[Smt-talk] Addendum on Bach

Olli Väisälä ovaisala at siba.fi
Mon Jan 25 12:02:51 PST 2010

Dear List,

The issue on the apparent contradiction between the I–V–IV–I key scheme 
and the more or less non-syntactic nature of the same chord progression 
may need some clarification.

First of all, this key scheme relates in several different ways with 
design. In binary dance form it is typical that the first section 
modulates from I to V and the second section from V to IV and 
thereafter back to I. Besides IV, other keys (ii and vi especially) 
often appear at this point; hence we can speak more generally of 
I–V–x–I key succession, in which x can be IV, ii, or vi.

When considering harmonic hierarchy, on the other hand, it is important 
to note that the return to I is usually preceded by a strong dominant 
in the original key. In Schenkerian terms, the most common harmonic 
structure for such I–V–IV–I key successions holds the IV as subordinate 
to V, which stretches from the original tonicized V to the de-tonicized 
V7 that prepares for the tonic return. Psychologically speaking, it is 
easy to understand that the tonicized V cannot lead directly back to I, 
but has to be de-tonicized, and an intervening IV offers an especially 
effective way to do this by stressing the 4^ which cancels the #4^. In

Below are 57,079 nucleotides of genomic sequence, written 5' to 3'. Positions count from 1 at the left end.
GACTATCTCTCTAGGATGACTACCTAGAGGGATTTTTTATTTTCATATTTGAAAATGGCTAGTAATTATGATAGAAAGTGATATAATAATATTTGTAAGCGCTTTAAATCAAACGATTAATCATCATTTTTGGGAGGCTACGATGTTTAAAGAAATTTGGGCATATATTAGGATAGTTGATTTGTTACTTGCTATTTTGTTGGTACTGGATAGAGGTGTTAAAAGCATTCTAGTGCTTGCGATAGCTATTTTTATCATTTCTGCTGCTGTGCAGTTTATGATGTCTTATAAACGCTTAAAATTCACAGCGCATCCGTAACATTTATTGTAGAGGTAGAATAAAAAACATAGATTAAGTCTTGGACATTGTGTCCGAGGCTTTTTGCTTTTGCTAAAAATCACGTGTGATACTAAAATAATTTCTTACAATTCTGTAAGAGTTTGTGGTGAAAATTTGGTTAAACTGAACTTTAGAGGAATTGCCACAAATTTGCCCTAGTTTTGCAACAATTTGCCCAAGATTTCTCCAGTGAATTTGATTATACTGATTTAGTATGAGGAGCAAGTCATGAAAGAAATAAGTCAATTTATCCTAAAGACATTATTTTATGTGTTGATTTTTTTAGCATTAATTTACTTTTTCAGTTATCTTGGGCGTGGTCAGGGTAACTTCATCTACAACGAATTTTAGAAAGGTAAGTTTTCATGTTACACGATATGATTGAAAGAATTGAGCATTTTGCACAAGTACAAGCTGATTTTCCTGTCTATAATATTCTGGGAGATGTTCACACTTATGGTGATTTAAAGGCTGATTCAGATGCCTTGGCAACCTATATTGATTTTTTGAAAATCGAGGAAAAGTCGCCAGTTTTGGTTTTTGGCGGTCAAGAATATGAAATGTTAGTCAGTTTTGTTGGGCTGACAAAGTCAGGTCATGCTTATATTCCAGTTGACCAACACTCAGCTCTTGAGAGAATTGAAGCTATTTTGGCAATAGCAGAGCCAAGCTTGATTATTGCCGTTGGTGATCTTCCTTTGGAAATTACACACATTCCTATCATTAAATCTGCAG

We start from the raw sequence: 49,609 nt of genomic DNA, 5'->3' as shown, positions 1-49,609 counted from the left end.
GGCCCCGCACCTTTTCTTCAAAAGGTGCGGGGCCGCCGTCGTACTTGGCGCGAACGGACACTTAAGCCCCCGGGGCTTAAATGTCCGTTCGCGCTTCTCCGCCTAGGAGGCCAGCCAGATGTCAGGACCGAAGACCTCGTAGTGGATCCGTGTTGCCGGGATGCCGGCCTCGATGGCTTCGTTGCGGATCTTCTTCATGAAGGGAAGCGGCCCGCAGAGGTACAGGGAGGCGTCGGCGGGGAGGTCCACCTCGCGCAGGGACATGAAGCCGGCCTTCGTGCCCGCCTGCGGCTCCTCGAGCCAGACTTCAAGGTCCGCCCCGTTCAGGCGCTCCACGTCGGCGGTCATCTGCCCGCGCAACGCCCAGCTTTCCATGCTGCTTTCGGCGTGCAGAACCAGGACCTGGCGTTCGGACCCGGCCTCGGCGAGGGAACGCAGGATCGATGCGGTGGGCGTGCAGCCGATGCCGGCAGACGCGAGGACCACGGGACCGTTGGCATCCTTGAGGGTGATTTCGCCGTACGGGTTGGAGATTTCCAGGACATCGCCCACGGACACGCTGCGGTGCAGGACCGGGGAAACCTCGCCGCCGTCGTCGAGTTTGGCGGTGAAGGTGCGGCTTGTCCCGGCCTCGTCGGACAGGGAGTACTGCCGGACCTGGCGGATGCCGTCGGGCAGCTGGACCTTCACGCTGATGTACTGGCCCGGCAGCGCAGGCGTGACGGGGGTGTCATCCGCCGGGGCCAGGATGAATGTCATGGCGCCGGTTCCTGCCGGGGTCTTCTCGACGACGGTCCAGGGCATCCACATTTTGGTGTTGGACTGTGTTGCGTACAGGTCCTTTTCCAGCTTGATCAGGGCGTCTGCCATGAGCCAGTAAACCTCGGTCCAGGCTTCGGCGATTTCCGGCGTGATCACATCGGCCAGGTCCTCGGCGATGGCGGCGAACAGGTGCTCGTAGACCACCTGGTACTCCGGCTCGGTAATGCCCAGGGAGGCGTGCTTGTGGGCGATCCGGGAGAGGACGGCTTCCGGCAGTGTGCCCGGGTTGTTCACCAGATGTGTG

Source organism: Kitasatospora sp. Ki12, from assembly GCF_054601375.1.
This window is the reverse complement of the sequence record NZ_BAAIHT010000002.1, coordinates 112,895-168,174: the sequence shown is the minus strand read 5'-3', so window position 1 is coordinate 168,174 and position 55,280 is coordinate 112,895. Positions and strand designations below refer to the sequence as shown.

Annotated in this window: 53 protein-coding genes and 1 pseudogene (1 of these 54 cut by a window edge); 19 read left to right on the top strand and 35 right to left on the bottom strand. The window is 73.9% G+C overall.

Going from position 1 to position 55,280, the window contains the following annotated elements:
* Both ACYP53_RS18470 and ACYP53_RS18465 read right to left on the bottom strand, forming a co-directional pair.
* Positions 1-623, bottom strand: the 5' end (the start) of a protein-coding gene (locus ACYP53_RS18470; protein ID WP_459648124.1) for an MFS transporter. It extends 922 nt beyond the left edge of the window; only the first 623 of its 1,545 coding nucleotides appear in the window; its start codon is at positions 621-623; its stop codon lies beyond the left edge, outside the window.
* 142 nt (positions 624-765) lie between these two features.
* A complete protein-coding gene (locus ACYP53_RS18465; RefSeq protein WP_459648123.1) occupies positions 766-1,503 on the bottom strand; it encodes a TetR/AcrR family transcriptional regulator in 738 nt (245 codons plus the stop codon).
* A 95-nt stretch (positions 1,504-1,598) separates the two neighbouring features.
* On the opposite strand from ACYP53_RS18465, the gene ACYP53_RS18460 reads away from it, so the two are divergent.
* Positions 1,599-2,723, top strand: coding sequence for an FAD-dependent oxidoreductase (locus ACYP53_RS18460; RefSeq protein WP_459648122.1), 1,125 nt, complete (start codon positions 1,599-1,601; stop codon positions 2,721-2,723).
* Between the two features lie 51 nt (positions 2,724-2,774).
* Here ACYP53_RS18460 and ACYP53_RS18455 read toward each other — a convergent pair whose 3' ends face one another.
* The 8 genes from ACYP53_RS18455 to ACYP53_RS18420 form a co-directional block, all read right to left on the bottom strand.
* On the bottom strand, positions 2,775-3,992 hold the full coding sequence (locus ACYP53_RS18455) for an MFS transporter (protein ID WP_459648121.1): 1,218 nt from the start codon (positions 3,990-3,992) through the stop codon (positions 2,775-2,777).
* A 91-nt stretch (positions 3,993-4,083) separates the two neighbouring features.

terms of voice-leading, the IV helps to prepare the seventh of the V7.

The picture is, however, more complicated since I–V–IV–I also occurs in 
other circumstances, like in the Prelude in E major from WTC1 and 
Invention in F major. In these cases, the tonicized IV is not 
subordinate to a surrounding V but functions as a genuine IV that leads 
to the eventual cadential V.

There are still other possibilities when x = ii or vi.

If I may advertise another paper by myself, I would note that those 
interested in the relationship between I–V–x–I key succession and 
harmonic structure will find discussion on this topic in my recent 
paper on Bach analysis in The Journal of Schenkerian Studies. (And to 
correct my previous post, my Invention article is not actually in the 
last issue of Spectrum as I said but in the preceding one [spring 

For more general treatment of the relationship between harmonic 
structure and keys, see Schachter's excellent "Analysis by Key." (Music 
Analysis 6/3 [1987], or Unfoldings, 134–160.)

Olli Väisälä
Sibelius Academy
ovaisala at siba.fi
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